JM: You had predominately dated men before your fiance. Were you surprised when you started falling in love with a woman?
GG: I was. This was something that was so hard for me to talk about because it was such a change and I had always talked about being in love with men. But when it started happening, it was literally very, very, very similar to me telling my friends that I was transgender.

I was like, "Okay, who do I tell about this? Because this is a gag. This is a little bit of a little, juicy scoop, and it's real."

So just like me coming out as transgender, I was like, "Okay, I'm falling in love with this woman and it is real, and I just want you to know." And then the waterfall just exploded. The dam just went ham after that because I can't keep my mouth shut for very long about things.

JM: I love that you have a sense of humor about all the times you've had to come out.
GG: I know. It's silly. I feel like I've been desensitized to it because everyone's like, "Oh, you're the queen of coming out." I'm like, "Okay, I guess," but I feel like I'm just the queen of just being authentic.

JM: You came out as a lesbian. Before that, you were dating men. Now you're engaged to a woman. My assumption would have been that you were coming out as bisexual. Are you still attracted to men?
GG: This is something I talk about a lot, actually, because I feel like nowadays humans are so quick to not put a label on themselves. I've always been that kind of person where I feel like it is mandatory for me to put a label on myself. I don't know what it is. Maybe it's my generation.

So, no, I'm not attracted to men anymore. I don't think I ever really was. It's a profound thing because I think it was more of a validation thing for me, being with a man. Feeling like, that made me feel like more of a woman. It's this deep, weird thing.

But when I fell in love with Nats, I just felt, "This is right." And I am a lesbian. I am attracted to women. And it's something I never really thought about before.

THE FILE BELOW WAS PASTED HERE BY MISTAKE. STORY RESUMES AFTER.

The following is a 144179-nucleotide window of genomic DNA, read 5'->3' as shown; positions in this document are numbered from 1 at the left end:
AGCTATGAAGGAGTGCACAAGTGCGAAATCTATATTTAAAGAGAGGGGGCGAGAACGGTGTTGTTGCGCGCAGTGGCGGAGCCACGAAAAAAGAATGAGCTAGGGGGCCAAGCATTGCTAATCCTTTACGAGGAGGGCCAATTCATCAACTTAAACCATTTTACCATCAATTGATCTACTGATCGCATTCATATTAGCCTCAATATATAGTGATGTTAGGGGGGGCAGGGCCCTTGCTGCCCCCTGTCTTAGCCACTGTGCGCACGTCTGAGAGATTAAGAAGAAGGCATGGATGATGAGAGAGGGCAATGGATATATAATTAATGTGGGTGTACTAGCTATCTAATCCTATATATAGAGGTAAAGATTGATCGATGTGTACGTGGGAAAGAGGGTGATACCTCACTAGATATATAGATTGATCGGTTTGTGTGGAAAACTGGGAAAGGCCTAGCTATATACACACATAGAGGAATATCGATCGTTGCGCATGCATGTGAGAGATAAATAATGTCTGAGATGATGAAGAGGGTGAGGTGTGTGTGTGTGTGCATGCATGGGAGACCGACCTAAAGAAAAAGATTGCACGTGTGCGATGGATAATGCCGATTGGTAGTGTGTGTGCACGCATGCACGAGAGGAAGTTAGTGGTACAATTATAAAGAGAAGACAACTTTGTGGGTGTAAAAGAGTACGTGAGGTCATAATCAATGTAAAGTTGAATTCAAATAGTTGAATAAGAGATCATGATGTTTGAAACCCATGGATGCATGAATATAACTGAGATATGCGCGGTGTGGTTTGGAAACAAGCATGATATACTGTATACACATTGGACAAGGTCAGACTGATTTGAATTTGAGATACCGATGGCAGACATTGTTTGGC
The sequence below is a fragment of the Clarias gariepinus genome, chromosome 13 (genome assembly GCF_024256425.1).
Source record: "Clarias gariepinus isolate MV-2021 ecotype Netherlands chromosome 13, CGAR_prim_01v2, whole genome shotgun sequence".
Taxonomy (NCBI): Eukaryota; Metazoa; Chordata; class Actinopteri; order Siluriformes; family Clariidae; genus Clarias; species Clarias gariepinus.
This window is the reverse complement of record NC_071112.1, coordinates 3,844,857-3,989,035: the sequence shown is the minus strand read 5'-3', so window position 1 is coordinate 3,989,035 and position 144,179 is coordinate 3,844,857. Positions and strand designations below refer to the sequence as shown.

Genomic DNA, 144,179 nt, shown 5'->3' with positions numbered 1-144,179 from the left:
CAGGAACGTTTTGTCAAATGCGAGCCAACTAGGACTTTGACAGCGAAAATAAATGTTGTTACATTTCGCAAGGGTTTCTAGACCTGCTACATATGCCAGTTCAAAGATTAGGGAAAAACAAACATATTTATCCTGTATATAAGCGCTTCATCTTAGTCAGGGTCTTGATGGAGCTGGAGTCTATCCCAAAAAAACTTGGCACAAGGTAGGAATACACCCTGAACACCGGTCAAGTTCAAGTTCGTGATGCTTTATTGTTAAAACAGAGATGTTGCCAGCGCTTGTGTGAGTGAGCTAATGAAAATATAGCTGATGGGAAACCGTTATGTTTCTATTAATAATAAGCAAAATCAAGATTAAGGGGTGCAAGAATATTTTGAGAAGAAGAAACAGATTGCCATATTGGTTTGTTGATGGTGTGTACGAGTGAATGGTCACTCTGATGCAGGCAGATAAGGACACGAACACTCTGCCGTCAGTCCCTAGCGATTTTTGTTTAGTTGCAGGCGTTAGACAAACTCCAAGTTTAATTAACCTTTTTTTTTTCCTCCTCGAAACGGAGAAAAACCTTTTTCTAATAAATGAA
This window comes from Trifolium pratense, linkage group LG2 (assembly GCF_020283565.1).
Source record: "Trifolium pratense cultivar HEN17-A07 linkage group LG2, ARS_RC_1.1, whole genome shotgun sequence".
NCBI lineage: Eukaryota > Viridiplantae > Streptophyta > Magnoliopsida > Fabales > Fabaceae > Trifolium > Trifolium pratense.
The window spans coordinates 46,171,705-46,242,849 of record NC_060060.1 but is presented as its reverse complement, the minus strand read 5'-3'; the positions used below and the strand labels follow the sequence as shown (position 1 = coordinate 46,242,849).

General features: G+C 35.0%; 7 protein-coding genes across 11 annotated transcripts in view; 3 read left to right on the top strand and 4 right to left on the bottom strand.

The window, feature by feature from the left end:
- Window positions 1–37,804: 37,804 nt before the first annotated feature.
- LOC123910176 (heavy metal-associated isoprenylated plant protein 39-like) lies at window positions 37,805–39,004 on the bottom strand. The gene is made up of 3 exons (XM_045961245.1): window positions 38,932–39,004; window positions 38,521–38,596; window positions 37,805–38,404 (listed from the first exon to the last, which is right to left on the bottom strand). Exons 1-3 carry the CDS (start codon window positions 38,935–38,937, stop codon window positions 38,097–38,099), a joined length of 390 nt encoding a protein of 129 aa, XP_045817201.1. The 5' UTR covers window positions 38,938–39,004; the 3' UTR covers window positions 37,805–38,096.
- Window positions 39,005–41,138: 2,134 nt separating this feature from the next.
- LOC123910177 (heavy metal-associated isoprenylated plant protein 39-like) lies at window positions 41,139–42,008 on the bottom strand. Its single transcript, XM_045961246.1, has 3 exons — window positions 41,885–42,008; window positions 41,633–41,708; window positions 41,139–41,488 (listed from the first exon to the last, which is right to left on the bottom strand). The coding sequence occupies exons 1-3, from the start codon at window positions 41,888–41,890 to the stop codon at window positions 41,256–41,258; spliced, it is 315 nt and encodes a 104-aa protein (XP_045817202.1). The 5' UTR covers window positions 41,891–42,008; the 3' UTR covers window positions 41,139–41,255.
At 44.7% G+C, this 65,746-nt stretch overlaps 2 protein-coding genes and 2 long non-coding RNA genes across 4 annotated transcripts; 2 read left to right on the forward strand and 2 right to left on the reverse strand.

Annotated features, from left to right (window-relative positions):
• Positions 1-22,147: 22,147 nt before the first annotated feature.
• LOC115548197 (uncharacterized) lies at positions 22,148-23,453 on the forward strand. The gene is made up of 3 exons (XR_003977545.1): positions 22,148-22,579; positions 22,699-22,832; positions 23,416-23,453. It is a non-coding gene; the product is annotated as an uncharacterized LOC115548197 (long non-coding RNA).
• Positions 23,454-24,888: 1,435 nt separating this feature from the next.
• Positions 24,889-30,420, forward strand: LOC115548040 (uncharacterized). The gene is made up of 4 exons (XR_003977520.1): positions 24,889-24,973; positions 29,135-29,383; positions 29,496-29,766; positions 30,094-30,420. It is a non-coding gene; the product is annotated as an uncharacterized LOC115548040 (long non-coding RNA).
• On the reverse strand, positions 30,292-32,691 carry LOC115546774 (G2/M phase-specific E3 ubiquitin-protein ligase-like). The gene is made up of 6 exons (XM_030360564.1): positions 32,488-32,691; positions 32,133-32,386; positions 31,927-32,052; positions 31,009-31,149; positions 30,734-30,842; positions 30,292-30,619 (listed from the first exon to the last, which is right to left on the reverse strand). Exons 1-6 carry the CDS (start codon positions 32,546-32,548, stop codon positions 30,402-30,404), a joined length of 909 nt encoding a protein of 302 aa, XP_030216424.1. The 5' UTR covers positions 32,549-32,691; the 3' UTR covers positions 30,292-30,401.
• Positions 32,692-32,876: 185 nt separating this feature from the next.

JM: You write a lot about your father. He has this unconditional love for you. I hate that that stands out, seeing a parent love their trans kid. We don't have a lot of examples of that.
GG: My dad was just literally the beacon of light and it's changed a lot of people's lives because I read these messages every single day. I joke with my dad that he's the star of the documentary [This Is Everything: Gigi Gorgeous] and he loves it.

JM: Did it take a while for him to get to that place or has he always been like that?
GG: It definitely took him a while. It was never really as quick as it seemed. I think the documentary made it seem a lot more seamless, but I have this saying, "Get into it or get lost," and he decided to get into it. He's not going to get lost. He's my dad, so really just decided to get onboard with what I was doing, and really love me unconditionally. \

I literally hear messages every single day. I read them. I hear them. I see them, and he is an inspiration for people.

For me, how I live every day is with the kind of mentality that you're never, ever guaranteed tomorrow. Losing my mom when I was 19, it was this eye-opening experience and I sometimes have to even remind myself, "Don't take this moment for granted. If you're feeling down, bitch, get up. You are living and breathing and experiencing life. You've worked your ass off to get here." You just wake up every single day with a clear mind and basically just have fun and be positive because God knows what could happen, you know?

JM: Do you think you'll be making and posting videos forever?
GG: I want to say forever, but who knows? I love documenting. Having these videos forever is priceless to me, so I think I will be doing it forever, but who knows if YouTube is gonna be around forever. It might shut down in the next year or two. There might be a huge scandal. Who knows? But I definitely want to keep going as long as I can.

[Click here to listen to the full podcast with Gigi Gorgeous.]

New episodes of the LGBTQ&A podcast come out every Tuesday on the Luminary app.